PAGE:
As technology advances, things are supposed to become easier, however, that’s not always the case. On Wednesday, we reported that drivers license being issued by the clerk’s office will soon be a thing of the past. Mail and online will be the new way to renew unless one feels compelled to do it in person at a regional office. Currently, the closest regional office is Paducah.

In theory, the convenience seems like it would be a lot better practice than having to go to the courthouse and have this taken care of, however, as I said, in theory. We just witnessed the debacle of the state’s ineptness over the past 18 months of not being able to take care of unemployment claims when the pandemic hit. We still have people in our office who haven’t been able to collect the benefits that were owed them when their hours were scaled back last year and have now returned to normal.

Need to call Frankfort for help with that unemployment? Good luck with that. I personally know people who stayed on the phone more than seven hours to get through for help.

No doubt this transition will not be seamless. It will be a topic discussed around water coolers, barber shops, hair salons or anywhere people gather for idle gossip. Stories of how licenses expired and how people couldn’t get the website to cooperate will be a topic in work places. I know, I experienced this same scenario when I was a former resident of Virginia.

That Commonwealth state has had this program for several years, along with having a brick-and-mortar Division of Motor Vehicles for licenses and tags. Does their system work efficiently? Not in the least. But, then again, good luck getting into their DMV for an in-person visit to take care of your transportation needs. The last time I checked with family that live in Virginia, there’s a four-month waiting list for an appointment at the DMV office in the county where I’m from; people are forced to use online and the mail option or be faced with expiring tags and licenses. Going online is no different; sometimes it works, sometimes it doesn’t. With anything there’s a learning curve, but the bottom line is that personal service.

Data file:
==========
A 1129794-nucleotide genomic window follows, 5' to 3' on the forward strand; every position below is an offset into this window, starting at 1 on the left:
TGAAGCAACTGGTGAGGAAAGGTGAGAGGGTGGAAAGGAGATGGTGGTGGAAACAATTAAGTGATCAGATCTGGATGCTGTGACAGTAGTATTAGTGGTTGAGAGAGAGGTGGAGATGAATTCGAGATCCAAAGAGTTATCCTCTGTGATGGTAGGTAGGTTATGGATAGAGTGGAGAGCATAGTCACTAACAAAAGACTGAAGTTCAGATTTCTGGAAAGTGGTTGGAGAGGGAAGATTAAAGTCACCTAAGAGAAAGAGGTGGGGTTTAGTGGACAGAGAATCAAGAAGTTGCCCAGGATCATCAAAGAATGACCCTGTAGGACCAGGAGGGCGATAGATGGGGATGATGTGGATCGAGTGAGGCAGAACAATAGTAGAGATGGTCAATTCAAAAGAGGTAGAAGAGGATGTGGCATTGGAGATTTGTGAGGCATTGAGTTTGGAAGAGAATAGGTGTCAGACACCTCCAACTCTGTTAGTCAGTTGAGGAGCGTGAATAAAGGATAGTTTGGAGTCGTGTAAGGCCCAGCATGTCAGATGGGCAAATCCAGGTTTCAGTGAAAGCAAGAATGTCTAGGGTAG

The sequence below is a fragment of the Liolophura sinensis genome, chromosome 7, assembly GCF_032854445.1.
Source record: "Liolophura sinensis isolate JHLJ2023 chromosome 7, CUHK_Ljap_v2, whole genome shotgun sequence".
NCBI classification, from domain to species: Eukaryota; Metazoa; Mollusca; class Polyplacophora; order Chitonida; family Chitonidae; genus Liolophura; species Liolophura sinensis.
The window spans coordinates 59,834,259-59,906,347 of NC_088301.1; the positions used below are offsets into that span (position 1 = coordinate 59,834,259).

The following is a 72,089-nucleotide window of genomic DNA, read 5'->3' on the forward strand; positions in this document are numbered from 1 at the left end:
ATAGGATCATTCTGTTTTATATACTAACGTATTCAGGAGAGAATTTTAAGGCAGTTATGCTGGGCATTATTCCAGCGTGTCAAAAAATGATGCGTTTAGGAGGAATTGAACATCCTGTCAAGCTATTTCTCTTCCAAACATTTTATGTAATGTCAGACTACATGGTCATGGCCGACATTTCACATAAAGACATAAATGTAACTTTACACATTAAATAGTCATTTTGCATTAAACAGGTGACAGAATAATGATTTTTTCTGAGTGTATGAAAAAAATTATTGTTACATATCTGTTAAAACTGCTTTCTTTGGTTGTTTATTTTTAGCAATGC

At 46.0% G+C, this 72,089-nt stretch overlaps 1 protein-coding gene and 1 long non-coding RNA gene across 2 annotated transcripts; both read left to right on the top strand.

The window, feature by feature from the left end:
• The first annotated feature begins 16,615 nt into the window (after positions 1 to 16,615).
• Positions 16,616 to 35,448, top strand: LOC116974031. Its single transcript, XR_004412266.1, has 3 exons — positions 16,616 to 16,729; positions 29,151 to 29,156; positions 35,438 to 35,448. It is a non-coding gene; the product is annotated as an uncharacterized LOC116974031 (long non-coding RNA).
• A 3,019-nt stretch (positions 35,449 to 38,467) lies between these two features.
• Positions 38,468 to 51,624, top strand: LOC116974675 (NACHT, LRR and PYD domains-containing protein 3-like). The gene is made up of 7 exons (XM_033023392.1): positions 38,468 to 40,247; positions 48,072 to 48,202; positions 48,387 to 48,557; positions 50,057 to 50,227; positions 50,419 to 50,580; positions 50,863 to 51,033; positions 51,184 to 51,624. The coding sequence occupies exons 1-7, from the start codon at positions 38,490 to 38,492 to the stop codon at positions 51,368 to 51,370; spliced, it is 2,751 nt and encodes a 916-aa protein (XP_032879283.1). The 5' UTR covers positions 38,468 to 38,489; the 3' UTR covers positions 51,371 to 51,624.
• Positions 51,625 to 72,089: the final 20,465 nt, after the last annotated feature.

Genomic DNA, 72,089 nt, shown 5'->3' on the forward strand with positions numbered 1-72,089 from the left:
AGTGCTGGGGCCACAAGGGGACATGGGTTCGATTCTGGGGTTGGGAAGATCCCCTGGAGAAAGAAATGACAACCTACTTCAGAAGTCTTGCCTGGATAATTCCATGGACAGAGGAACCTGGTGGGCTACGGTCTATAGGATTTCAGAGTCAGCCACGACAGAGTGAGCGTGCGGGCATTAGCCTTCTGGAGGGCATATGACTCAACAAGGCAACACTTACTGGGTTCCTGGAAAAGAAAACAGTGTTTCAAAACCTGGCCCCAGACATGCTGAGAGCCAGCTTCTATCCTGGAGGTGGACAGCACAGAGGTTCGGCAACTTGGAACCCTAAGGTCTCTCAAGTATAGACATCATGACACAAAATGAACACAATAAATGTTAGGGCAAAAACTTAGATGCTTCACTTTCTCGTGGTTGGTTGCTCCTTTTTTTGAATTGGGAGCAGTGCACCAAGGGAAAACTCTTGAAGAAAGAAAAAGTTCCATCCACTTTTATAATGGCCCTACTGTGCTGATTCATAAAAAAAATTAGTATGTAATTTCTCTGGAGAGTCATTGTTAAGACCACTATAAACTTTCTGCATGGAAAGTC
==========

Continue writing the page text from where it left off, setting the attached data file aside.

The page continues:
We are fast becoming an electronic society with less interaction. Is saving money and convenience worth what we’re sacrificing? Every time I’ve been to the courthouse or the clerk’s office there are conversations all over the facilities between customers and employees about the weather, how gardens are doing and a problem with a vehicle and issues they’ve come across trying to fix it. Idle chatter, yes, but it’s still a conversation with another human being.

I’m sure the Kentucky system will be great in time, but again at what cost? My office is located where I can hear interactions from our employees who wait on customers by answering the phone or come in to take care of some form of advertisement or other business. Sometimes the customers know our employees from school, church or the last names ring a bell and they connect about another place in time. I feel like that’s just good customer relations.

If there’s a missed delivery of someone’s paper that day, more than likely, we’ll get a phone call or someone will come in to pick one up. 

I would hate to think that the only way a person could renew their subscription would be an app on a cell phone. Of course, those who want to renew online, we have that option. But, it sure is nice to hear a conversation from a customer and someone in reception about old times. It lets me know we’re still connected.